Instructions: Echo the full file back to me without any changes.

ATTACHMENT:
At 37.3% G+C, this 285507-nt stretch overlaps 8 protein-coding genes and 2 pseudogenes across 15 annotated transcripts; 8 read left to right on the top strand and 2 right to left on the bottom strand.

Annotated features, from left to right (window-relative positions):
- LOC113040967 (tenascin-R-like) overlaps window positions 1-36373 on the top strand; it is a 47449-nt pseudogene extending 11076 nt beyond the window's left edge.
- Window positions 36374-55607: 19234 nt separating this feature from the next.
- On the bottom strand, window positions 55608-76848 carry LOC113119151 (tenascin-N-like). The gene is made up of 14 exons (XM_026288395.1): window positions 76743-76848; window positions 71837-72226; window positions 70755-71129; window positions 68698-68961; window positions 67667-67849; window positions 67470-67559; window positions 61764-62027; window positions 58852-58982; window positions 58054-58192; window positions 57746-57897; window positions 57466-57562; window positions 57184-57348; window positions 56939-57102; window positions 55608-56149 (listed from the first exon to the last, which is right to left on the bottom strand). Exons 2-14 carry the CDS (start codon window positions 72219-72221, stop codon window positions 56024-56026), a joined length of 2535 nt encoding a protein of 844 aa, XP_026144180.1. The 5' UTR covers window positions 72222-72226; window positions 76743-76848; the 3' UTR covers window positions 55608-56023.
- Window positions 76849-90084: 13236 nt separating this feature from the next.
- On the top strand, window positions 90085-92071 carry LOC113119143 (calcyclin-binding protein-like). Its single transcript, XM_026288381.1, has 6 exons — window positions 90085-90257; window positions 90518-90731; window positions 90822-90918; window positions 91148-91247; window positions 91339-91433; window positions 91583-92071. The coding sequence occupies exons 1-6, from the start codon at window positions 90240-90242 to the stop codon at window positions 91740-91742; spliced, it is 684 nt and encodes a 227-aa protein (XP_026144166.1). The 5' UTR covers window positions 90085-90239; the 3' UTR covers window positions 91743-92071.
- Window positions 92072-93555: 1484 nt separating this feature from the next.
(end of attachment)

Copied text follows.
At 37.3% G+C, this 285507-nt stretch overlaps 8 protein-coding genes and 2 pseudogenes across 15 annotated transcripts; 8 read left to right on the top strand and 2 right to left on the bottom strand.

Annotated features, from left to right (window-relative positions):
- LOC113040967 (tenascin-R-like) overlaps window positions 1-36373 on the top strand; it is a 47449-nt pseudogene extending 11076 nt beyond the window's left edge.
- Window positions 36374-55607: 19234 nt separating this feature from the next.
- On the bottom strand, window positions 55608-76848 carry LOC113119151 (tenascin-N-like). The gene is made up of 14 exons (XM_026288395.1): window positions 76743-76848; window positions 71837-72226; window positions 70755-71129; window positions 68698-68961; window positions 67667-67849; window positions 67470-67559; window positions 61764-62027; window positions 58852-58982; window positions 58054-58192; window positions 57746-57897; window positions 57466-57562; window positions 57184-57348; window positions 56939-57102; window positions 55608-56149 (listed from the first exon to the last, which is right to left on the bottom strand). Exons 2-14 carry the CDS (start codon window positions 72219-72221, stop codon window positions 56024-56026), a joined length of 2535 nt encoding a protein of 844 aa, XP_026144180.1. The 5' UTR covers window positions 72222-72226; window positions 76743-76848; the 3' UTR covers window positions 55608-56023.
- Window positions 76849-90084: 13236 nt separating this feature from the next.
- On the top strand, window positions 90085-92071 carry LOC113119143 (calcyclin-binding protein-like). Its single transcript, XM_026288381.1, has 6 exons — window positions 90085-90257; window positions 90518-90731; window positions 90822-90918; window positions 91148-91247; window positions 91339-91433; window positions 91583-92071. The coding sequence occupies exons 1-6, from the start codon at window positions 90240-90242 to the stop codon at window positions 91740-91742; spliced, it is 684 nt and encodes a 227-aa protein (XP_026144166.1). The 5' UTR covers window positions 90085-90239; the 3' UTR covers window positions 91743-92071.
- Window positions 92072-93555: 1484 nt separating this feature from the next.